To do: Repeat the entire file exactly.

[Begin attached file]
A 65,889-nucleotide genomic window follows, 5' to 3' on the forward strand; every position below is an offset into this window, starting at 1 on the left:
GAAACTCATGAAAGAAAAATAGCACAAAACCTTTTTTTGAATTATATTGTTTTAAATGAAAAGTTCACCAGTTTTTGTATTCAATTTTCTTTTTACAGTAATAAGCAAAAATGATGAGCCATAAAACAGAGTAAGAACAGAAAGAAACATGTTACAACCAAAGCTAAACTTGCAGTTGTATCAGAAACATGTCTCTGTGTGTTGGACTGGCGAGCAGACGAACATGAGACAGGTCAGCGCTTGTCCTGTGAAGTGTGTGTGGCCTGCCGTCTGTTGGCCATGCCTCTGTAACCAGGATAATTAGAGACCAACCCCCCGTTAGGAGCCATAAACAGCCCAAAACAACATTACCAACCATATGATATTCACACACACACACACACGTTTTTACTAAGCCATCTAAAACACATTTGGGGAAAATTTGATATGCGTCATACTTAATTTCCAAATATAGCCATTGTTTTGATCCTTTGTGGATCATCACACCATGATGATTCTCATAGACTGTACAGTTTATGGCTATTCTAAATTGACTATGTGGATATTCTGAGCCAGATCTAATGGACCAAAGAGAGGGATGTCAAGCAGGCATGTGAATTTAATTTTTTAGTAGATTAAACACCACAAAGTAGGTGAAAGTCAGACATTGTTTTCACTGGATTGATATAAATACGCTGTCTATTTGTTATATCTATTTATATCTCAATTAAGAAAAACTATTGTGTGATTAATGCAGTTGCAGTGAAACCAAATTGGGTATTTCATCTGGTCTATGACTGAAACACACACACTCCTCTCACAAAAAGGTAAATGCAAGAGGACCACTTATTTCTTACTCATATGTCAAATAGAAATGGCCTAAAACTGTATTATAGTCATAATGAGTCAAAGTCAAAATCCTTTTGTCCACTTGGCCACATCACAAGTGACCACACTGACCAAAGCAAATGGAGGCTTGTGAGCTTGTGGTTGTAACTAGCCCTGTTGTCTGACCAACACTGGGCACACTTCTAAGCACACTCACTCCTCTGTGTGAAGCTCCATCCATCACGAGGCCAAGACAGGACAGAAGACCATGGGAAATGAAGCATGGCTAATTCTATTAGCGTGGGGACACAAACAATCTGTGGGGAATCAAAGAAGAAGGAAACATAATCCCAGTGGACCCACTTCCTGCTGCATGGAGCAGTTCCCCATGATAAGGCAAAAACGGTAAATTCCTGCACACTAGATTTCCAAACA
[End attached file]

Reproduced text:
A 65,889-nucleotide genomic window follows, 5' to 3' on the forward strand; every position below is an offset into this window, starting at 1 on the left:
GAAACTCATGAAAGAAAAATAGCACAAAACCTTTTTTTGAATTATATTGTTTTAAATGAAAAGTTCACCAGTTTTTGTATTCAATTTTCTTTTTACAGTAATAAGCAAAAATGATGAGCCATAAAACAGAGTAAGAACAGAAAGAAACATGTTACAACCAAAGCTAAACTTGCAGTTGTATCAGAAACATGTCTCTGTGTGTTGGACTGGCGAGCAGACGAACATGAGACAGGTCAGCGCTTGTCCTGTGAAGTGTGTGTGGCCTGCCGTCTGTTGGCCATGCCTCTGTAACCAGGATAATTAGAGACCAACCCCCCGTTAGGAGCCATAAACAGCCCAAAACAACATTACCAACCATATGATATTCACACACACACACACACGTTTTTACTAAGCCATCTAAAACACATTTGGGGAAAATTTGATATGCGTCATACTTAATTTCCAAATATAGCCATTGTTTTGATCCTTTGTGGATCATCACACCATGATGATTCTCATAGACTGTACAGTTTATGGCTATTCTAAATTGACTATGTGGATATTCTGAGCCAGATCTAATGGACCAAAGAGAGGGATGTCAAGCAGGCATGTGAATTTAATTTTTTAGTAGATTAAACACCACAAAGTAGGTGAAAGTCAGACATTGTTTTCACTGGATTGATATAAATACGCTGTCTATTTGTTATATCTATTTATATCTCAATTAAGAAAAACTATTGTGTGATTAATGCAGTTGCAGTGAAACCAAATTGGGTATTTCATCTGGTCTATGACTGAAACACACACACTCCTCTCACAAAAAGGTAAATGCAAGAGGACCACTTATTTCTTACTCATATGTCAAATAGAAATGGCCTAAAACTGTATTATAGTCATAATGAGTCAAAGTCAAAATCCTTTTGTCCACTTGGCCACATCACAAGTGACCACACTGACCAAAGCAAATGGAGGCTTGTGAGCTTGTGGTTGTAACTAGCCCTGTTGTCTGACCAACACTGGGCACACTTCTAAGCACACTCACTCCTCTGTGTGAAGCTCCATCCATCACGAGGCCAAGACAGGACAGAAGACCATGGGAAATGAAGCATGGCTAATTCTATTAGCGTGGGGACACAAACAATCTGTGGGGAATCAAAGAAGAAGGAAACATAATCCCAGTGGACCCACTTCCTGCTGCATGGAGCAGTTCCCCATGATAAGGCAAAAACGGTAAATTCCTGCACACTAGATTTCCAAACA